The Fight For Tennessee: July 1863 to January 1864

Siege of Knoxville

What happened to Longstreet?

The sending away of Longstreet’s corps in early November had practically doomed Bragg’s army. For his part, Longstreet enjoyed being away from the Army of the Cumberland, and—for one of the few times in the war—being in full command. His goal was to take Knoxville, which had been occupied by the Federals for several months.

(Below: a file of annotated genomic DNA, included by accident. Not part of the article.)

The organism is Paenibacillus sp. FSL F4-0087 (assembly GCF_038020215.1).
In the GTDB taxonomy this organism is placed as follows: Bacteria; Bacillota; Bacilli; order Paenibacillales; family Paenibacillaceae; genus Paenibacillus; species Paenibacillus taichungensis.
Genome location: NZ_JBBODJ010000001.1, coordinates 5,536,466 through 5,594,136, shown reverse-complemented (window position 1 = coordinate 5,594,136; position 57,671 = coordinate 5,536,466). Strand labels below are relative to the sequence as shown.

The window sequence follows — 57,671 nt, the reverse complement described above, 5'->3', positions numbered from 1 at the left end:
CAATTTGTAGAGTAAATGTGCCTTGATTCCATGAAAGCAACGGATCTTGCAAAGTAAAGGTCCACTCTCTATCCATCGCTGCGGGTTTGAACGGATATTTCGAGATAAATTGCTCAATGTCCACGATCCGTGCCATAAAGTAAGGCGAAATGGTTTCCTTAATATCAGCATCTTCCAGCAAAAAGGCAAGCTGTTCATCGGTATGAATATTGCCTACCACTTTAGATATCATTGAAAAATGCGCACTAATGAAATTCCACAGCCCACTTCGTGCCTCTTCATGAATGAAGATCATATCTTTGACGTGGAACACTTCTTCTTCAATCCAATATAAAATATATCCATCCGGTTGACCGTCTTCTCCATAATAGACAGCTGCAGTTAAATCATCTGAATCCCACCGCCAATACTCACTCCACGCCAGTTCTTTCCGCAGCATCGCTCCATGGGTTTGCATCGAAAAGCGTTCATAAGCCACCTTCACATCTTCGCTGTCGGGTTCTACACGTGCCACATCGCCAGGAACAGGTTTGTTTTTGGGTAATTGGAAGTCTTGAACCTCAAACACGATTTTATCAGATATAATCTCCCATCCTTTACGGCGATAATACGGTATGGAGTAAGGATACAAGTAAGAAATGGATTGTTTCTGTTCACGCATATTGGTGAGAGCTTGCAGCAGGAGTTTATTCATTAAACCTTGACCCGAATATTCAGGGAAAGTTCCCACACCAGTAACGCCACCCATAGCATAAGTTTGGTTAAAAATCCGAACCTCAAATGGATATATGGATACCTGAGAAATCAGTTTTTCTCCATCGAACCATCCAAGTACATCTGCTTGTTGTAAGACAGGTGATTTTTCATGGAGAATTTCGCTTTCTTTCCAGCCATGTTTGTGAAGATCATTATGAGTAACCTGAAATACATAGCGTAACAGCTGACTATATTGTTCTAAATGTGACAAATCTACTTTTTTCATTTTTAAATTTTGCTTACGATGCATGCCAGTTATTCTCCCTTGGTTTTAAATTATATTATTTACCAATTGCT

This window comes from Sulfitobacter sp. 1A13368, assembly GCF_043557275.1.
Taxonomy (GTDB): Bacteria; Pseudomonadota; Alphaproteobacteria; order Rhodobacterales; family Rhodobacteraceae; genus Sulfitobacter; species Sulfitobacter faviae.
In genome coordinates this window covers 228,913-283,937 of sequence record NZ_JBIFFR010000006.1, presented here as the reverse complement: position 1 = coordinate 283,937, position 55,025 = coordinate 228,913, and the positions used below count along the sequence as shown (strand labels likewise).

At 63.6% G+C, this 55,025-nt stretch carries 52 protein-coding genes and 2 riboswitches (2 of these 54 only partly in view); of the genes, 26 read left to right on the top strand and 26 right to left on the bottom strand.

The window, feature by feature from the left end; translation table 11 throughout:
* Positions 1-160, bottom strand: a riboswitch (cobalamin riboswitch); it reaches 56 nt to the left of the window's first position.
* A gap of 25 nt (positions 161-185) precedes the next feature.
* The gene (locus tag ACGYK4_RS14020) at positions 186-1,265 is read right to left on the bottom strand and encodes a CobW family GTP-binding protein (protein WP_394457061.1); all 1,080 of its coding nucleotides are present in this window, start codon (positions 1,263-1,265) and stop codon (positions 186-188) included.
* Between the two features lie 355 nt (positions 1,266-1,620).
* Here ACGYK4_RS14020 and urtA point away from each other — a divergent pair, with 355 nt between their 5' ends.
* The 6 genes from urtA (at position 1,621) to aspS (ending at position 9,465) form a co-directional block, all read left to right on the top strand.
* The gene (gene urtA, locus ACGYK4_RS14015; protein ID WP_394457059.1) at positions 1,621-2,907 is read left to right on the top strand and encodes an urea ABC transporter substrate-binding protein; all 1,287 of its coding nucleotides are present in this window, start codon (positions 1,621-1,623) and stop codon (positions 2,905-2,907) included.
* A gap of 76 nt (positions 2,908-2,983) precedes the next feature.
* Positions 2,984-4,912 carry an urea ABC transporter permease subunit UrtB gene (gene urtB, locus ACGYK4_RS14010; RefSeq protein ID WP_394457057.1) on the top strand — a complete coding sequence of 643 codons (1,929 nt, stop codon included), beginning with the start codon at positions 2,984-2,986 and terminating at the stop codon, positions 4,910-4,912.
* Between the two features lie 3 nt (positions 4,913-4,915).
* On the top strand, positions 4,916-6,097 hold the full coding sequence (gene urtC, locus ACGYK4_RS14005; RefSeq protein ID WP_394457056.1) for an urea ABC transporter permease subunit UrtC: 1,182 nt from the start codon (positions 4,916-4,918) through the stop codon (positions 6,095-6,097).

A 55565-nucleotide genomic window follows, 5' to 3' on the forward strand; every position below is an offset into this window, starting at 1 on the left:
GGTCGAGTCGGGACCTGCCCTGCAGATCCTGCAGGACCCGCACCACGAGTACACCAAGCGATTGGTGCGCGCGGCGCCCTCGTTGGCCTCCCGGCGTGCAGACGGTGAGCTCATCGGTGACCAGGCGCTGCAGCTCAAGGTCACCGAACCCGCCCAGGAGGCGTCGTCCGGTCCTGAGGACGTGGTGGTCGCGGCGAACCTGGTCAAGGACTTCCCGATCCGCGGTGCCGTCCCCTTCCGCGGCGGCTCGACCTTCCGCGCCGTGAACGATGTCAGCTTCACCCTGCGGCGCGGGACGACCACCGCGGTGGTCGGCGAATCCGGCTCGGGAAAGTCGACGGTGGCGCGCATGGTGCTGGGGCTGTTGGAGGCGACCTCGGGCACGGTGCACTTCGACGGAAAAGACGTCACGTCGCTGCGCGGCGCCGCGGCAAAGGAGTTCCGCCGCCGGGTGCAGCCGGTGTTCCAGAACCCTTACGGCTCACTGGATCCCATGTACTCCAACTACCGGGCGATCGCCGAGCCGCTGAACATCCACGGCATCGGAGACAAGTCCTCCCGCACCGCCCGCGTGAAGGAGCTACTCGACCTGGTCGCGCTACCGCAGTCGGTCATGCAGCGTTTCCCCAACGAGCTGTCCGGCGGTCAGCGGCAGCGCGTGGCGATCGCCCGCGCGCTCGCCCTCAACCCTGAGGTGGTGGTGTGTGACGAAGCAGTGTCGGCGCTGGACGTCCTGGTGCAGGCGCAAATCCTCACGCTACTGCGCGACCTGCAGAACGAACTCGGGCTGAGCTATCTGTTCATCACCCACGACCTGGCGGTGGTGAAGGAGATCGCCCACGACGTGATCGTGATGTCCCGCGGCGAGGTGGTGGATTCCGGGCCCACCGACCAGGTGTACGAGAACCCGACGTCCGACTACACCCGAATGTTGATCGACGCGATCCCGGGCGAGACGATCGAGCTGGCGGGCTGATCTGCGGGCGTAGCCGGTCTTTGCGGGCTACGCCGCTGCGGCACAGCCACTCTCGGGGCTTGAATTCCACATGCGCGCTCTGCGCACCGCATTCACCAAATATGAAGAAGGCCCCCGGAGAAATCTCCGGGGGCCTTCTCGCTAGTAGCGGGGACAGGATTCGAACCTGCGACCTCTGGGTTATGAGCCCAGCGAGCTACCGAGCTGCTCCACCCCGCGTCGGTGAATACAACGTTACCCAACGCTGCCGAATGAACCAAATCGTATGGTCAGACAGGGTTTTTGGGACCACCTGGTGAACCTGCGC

Longstreet’s reputation as one of the best offensive fighters on either side remained intact, and his men were confident as they took the railroad east to the outskirts of Knoxville. In a rather short time, however, everything began to go wrong. “Old Pete,” as his men called him, did not seem disturbed by the fragility of the supply lines, or the difficulties of the terrain, but his men—who were much more accustomed to fighting in the Eastern theater—began to show signs of discontent.


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